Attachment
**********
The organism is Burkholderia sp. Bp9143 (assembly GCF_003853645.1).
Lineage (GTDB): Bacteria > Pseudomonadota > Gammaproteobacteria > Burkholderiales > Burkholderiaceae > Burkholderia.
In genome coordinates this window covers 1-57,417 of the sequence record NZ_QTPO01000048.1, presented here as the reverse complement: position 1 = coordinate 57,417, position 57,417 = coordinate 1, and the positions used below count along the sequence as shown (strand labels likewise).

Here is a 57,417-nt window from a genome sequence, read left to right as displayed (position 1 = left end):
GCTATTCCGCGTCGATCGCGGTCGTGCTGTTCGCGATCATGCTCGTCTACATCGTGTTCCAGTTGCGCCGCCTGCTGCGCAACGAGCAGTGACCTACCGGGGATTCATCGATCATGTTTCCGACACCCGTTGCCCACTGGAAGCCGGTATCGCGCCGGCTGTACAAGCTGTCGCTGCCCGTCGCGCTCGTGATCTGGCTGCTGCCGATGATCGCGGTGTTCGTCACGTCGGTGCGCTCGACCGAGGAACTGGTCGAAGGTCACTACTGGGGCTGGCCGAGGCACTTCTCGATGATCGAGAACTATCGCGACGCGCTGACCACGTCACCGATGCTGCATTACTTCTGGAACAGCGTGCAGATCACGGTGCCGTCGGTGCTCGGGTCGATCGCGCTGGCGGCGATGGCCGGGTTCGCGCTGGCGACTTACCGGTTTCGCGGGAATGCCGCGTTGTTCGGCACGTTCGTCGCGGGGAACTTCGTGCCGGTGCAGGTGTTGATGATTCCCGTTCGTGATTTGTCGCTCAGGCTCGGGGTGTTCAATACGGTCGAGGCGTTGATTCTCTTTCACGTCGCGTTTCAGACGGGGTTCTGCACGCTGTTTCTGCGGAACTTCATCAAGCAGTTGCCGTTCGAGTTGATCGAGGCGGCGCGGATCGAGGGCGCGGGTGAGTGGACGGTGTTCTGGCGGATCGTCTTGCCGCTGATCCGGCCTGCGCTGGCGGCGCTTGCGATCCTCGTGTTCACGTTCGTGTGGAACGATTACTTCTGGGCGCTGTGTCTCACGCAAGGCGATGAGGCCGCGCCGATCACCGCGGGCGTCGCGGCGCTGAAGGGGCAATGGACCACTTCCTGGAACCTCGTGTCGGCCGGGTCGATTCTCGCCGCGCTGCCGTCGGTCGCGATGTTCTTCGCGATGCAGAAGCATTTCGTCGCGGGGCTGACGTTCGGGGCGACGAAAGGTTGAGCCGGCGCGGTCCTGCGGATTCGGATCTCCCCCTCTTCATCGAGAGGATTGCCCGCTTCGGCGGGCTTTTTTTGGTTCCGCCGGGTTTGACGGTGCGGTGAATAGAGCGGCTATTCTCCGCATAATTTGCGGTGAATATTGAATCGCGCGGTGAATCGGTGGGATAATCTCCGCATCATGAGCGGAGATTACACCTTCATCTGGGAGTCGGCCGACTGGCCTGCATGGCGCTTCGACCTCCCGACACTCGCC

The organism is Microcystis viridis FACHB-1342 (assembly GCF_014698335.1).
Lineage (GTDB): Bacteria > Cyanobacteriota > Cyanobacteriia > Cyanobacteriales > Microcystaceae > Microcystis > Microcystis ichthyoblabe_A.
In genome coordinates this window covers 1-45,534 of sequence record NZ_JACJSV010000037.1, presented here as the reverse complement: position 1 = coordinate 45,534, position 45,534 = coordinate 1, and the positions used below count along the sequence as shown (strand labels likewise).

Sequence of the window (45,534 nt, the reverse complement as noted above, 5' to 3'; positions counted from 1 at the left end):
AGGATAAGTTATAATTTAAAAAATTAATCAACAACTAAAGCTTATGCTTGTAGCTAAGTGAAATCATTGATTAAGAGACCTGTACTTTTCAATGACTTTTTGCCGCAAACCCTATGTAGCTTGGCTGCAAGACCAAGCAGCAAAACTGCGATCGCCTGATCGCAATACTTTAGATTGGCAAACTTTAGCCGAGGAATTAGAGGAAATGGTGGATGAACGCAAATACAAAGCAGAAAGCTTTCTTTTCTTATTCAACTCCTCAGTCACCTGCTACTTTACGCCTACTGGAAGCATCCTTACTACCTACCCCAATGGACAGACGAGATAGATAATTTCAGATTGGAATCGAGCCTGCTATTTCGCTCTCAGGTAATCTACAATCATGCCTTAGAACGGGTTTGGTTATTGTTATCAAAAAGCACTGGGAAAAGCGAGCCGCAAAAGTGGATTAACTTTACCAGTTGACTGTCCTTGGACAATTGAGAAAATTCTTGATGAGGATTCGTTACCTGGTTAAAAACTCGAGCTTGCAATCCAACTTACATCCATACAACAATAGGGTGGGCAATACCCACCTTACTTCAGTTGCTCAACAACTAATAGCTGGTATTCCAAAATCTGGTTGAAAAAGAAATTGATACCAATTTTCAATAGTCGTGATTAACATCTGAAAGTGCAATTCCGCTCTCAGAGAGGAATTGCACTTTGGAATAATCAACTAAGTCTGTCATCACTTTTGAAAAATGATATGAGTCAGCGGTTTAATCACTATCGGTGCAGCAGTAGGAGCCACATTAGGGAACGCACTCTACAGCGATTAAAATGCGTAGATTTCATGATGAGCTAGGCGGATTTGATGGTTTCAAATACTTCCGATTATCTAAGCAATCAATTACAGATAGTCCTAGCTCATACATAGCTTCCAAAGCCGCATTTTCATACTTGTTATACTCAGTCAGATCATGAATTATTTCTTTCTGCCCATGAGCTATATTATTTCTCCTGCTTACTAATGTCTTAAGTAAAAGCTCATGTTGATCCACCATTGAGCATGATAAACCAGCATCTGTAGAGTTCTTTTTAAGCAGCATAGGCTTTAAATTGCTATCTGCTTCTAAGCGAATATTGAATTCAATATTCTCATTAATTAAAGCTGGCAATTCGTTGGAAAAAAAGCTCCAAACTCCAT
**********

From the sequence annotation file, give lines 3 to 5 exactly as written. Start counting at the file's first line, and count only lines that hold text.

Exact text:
In genome coordinates this window covers 1-57,417 of the sequence record NZ_QTPO01000048.1, presented here as the reverse complement: position 1 = coordinate 57,417, position 57,417 = coordinate 1, and the positions used below count along the sequence as shown (strand labels likewise).

Here is a 57,417-nt window from a genome sequence, read left to right as displayed (position 1 = left end):
GCTATTCCGCGTCGATCGCGGTCGTGCTGTTCGCGATCATGCTCGTCTACATCGTGTTCCAGTTGCGCCGCCTGCTGCGCAACGAGCAGTGACCTACCGGGGATTCATCGATCATGTTTCCGACACCCGTTGCCCACTGGAAGCCGGTATCGCGCCGGCTGTACAAGCTGTCGCTGCCCGTCGCGCTCGTGATCTGGCTGCTGCCGATGATCGCGGTGTTCGTCACGTCGGTGCGCTCGACCGAGGAACTGGTCGAAGGTCACTACTGGGGCTGGCCGAGGCACTTCTCGATGATCGAGAACTATCGCGACGCGCTGACCACGTCACCGATGCTGCATTACTTCTGGAACAGCGTGCAGATCACGGTGCCGTCGGTGCTCGGGTCGATCGCGCTGGCGGCGATGGCCGGGTTCGCGCTGGCGACTTACCGGTTTCGCGGGAATGCCGCGTTGTTCGGCACGTTCGTCGCGGGGAACTTCGTGCCGGTGCAGGTGTTGATGATTCCCGTTCGTGATTTGTCGCTCAGGCTCGGGGTGTTCAATACGGTCGAGGCGTTGATTCTCTTTCACGTCGCGTTTCAGACGGGGTTCTGCACGCTGTTTCTGCGGAACTTCATCAAGCAGTTGCCGTTCGAGTTGATCGAGGCGGCGCGGATCGAGGGCGCGGGTGAGTGGACGGTGTTCTGGCGGATCGTCTTGCCGCTGATCCGGCCTGCGCTGGCGGCGCTTGCGATCCTCGTGTTCACGTTCGTGTGGAACGATTACTTCTGGGCGCTGTGTCTCACGCAAGGCGATGAGGCCGCGCCGATCACCGCGGGCGTCGCGGCGCTGAAGGGGCAATGGACCACTTCCTGGAACCTCGTGTCGGCCGGGTCGATTCTCGCCGCGCTGCCGTCGGTCGCGATGTTCTTCGCGATGCAGAAGCATTTCGTCGCGGGGCTGACGTTCGGGGCGACGAAAGGTTGAGCCGGCGCGGTCCTGCGGATTCGGATCTCCCCCTCTTCATCGAGAGGATTGCCCGCTTCGGCGGGCTTTTTTTGGTTCCGCCGGGTTTGACGGTGCGGTGAATAGAGCGGCTATTCTCCGCATAATTTGCGGTGAATATTGAATCGCGCGGTGAATCGGTGGGATAATCTCCGCATCATGAGCGGAGATTACACCTTCATCTGGGAGTCGGCCGACTGGCCTGCATGGCGCTTCGACCTCCCGACACTCGCC